Michele Bachmann wants to let people of color know that she cares about our plight.

During a speech at the Republican Leadership Conference in New Orleans over the weekend, the Minnesota congresswoman discussed the disproportionally high unemployment rates for blacks and Latinos. The Tea Party crusader took shots at President Obama, arguing, “This president has failed the Hispanic community. He has failed the African-American community. He has failed us all when it comes to jobs.”

If there were any place where I’d love to hear a Republican talk about black failure it’s in the city of New Orleans. Unfortunately, hers was conspicuous message issued out of convenience. As nice as the thought of a high profile Republican running for president finally speaking on high minority jobless rates is, Michele Bachmann has some nerve feigning interest in black unemployment while simultaneously laying the blame for it squarely on the president.

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Bachmann voted against the stimulus package that arguably saved even more jobs from being lost. Of course, she’s also the same person who asked for the money she voted against for her own district but I suppose what’s hypocrisy amongst colleagues?

Speaking of Minnesota’s 6th congressional district, the population of blacks hovers around a whooping 1 percent. She has very few black constituents to pay lip service to; however, there’s plenty of criticism to go around in her own home state.

The U.S. Bureau of Labor Statistics placed Minnesota’s 2010 black jobless rate at 22 percent. That figure is 3.4 times the white rate of 6.4 percent, giving the state the largest gap in the country. Moreover, The Star Tribune reported that in a 2009 analysis by the Economic Policy Institute that the Twin Cities — where much of the state’s black population is concentrated – had the biggest gap between white and black employment.

She can target President Obama on the nation’s piss poor stats about joblessness among minorities, but she’s kept mum about the even sadder figures with the neighbors in her own state. That’s not to say Bachmann hasn’t completely shied away from past comments about matters pertaining to race, though. Michele Bachmann is no stranger to race talk, only it’s typically in the form of racially tinged language that many have considered flat out racist or at the very least, factually deficient.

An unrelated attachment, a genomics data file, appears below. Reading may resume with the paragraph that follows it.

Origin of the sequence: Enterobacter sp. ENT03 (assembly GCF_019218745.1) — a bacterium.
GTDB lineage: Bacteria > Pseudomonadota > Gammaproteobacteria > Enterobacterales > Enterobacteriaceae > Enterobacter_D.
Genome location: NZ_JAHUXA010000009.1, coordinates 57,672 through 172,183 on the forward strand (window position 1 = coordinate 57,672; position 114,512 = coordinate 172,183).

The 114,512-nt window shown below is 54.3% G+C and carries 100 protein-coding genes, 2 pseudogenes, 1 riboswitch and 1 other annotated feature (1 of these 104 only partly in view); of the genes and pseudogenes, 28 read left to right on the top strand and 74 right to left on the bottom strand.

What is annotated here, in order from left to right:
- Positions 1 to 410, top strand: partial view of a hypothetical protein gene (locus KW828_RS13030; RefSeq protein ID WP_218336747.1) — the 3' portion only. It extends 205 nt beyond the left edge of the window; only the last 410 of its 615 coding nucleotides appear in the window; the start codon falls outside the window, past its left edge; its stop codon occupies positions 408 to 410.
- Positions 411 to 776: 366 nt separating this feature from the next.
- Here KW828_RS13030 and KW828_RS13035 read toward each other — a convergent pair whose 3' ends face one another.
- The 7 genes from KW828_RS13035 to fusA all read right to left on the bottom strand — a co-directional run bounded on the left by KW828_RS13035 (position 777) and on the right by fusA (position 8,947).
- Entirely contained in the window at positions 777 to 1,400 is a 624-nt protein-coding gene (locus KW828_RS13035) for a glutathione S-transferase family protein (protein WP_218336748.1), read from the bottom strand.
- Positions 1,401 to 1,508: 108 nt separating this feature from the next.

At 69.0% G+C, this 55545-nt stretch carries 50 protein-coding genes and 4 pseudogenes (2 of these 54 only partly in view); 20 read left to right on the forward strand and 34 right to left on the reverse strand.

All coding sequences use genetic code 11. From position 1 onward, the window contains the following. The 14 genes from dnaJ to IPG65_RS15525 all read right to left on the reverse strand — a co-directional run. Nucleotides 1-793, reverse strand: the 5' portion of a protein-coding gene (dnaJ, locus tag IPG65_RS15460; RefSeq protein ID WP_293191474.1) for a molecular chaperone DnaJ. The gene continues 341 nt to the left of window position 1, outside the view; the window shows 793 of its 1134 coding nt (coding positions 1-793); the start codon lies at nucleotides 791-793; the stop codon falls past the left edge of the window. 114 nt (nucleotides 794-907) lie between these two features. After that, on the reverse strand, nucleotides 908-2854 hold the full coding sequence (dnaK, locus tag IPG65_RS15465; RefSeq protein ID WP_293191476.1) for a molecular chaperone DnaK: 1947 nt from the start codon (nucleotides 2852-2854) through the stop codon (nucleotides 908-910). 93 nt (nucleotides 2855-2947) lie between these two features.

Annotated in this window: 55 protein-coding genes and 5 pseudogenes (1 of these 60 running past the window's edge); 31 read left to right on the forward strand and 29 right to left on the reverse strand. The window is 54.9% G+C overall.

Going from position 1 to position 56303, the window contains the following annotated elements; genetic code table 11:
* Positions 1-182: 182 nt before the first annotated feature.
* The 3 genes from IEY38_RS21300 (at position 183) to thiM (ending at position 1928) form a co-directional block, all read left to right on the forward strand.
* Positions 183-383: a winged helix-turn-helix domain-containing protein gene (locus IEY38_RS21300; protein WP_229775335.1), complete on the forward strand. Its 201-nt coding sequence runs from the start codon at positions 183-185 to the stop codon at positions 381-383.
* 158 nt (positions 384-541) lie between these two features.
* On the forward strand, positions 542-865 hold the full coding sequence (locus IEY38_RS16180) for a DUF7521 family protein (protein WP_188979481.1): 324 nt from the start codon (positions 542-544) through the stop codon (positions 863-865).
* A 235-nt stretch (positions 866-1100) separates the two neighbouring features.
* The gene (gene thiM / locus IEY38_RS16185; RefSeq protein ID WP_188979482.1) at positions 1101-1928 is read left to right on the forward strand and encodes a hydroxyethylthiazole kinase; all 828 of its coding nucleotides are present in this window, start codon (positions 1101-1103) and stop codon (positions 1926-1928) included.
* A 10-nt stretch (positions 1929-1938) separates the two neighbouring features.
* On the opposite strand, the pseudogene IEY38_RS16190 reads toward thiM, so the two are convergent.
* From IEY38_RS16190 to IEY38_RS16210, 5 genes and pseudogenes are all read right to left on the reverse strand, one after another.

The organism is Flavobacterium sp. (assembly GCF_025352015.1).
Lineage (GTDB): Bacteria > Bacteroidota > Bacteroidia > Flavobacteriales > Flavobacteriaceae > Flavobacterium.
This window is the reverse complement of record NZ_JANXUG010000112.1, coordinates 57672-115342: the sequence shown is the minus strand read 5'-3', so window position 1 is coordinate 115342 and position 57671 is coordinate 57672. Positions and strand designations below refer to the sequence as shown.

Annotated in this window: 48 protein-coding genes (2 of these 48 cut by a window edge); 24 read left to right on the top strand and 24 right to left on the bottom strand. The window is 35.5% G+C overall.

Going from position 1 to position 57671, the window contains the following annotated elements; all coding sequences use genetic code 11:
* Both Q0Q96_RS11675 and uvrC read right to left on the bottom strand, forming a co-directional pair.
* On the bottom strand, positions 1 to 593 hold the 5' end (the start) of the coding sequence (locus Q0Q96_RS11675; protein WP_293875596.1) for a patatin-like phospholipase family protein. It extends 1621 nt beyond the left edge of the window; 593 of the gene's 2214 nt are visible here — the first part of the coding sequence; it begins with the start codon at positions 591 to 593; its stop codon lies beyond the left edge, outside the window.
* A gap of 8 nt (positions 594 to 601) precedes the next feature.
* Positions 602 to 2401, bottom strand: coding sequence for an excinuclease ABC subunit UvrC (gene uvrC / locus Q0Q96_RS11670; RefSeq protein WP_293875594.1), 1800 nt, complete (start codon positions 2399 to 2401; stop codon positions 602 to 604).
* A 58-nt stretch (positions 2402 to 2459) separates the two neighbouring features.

She has a habit of defending Tea Party members from accusations of racism while making auspicious claims about non-white Americans at Tea Party rallies. In February, Bachmann told the National Press Club at a Tea Party Express Forum that, “Other than Native Americans who were here, all of us have the same story.”

Bachmann’s remake of American history says that we are all descendants of “a risk-taker from their home country, doesn’t matter what the country is, but they took a risk, and they came here.” Those risk-takers “knew when they came here they weren’t coming for a welfare state.”

A month prior she made the erroneous claim that America was founded on racial and ethnic diversity. Yes, slavery existed, “but we also know that the very founders that wrote those documents worked tirelessly until slavery was no more in the United States.”

When she’s not giving American history teachers reasons to cry, she’s angering people with declarations that Barack Obama is anti-American — a charge that’s as xenophobic as it is stupid.

Legislatively, Bachmann drew controversy after she blamed the economic crisis on minority lending at a House Financial Services Committee hearing in 2008. Bachmann took aim at the Community Reinvestment Act, which was passed to fight the banking industry’s discriminatory lending practices, In Bachmann’s view the CRA made it to where “loans started being made on the basis of race, and often little else.” In response to deserved criticism, Bachmann quipped, “It does not mean that I’m a racist…because I’m critical of that bill.”

No, just dishonest. The same can be said of her dismissing the landmark $1.2 billion settlement compensating black farmers for decades of discrimination as “fraud.” Though she claimed they were looking or a handout, her own family accepted federal farm subsidies, essentially making her the welfare queen her ilk like to complain about all the time.

There is room for Obama criticism about high black unemployment, but not from Michele Bachmann. We are not her priority, just a ploy for political points. I can’t knock her completely for trying, but she has a better shot at hosting the 2012 BET Awards than she does convincing me to embrace her newfound “concern.”